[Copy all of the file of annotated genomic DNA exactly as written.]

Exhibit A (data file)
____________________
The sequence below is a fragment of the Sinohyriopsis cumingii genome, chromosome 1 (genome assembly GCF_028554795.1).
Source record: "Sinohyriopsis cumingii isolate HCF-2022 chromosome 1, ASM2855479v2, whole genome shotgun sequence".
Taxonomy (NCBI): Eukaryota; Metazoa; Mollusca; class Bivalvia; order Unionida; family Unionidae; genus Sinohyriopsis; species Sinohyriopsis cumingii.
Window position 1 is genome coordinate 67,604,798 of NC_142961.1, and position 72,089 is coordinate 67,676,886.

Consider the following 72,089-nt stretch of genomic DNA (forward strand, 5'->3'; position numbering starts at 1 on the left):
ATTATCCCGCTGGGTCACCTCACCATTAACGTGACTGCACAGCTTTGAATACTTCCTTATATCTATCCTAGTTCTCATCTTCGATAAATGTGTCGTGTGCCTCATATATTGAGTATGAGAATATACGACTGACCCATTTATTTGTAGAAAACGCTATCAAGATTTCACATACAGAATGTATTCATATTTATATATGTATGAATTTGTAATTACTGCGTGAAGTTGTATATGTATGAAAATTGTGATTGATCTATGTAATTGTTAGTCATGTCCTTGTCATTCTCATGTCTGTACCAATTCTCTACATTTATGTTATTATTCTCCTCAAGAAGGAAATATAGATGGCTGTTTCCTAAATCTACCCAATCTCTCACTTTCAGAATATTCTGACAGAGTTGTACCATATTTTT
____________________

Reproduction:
The sequence below is a fragment of the Sinohyriopsis cumingii genome, chromosome 1 (genome assembly GCF_028554795.1).
Source record: "Sinohyriopsis cumingii isolate HCF-2022 chromosome 1, ASM2855479v2, whole genome shotgun sequence".
Taxonomy (NCBI): Eukaryota; Metazoa; Mollusca; class Bivalvia; order Unionida; family Unionidae; genus Sinohyriopsis; species Sinohyriopsis cumingii.
Window position 1 is genome coordinate 67,604,798 of NC_142961.1, and position 72,089 is coordinate 67,676,886.

Consider the following 72,089-nt stretch of genomic DNA (forward strand, 5'->3'; position numbering starts at 1 on the left):
ATTATCCCGCTGGGTCACCTCACCATTAACGTGACTGCACAGCTTTGAATACTTCCTTATATCTATCCTAGTTCTCATCTTCGATAAATGTGTCGTGTGCCTCATATATTGAGTATGAGAATATACGACTGACCCATTTATTTGTAGAAAACGCTATCAAGATTTCACATACAGAATGTATTCATATTTATATATGTATGAATTTGTAATTACTGCGTGAAGTTGTATATGTATGAAAATTGTGATTGATCTATGTAATTGTTAGTCATGTCCTTGTCATTCTCATGTCTGTACCAATTCTCTACATTTATGTTATTATTCTCCTCAAGAAGGAAATATAGATGGCTGTTTCCTAAATCTACCCAATCTCTCACTTTCAGAATATTCTGACAGAGTTGTACCATATTTTT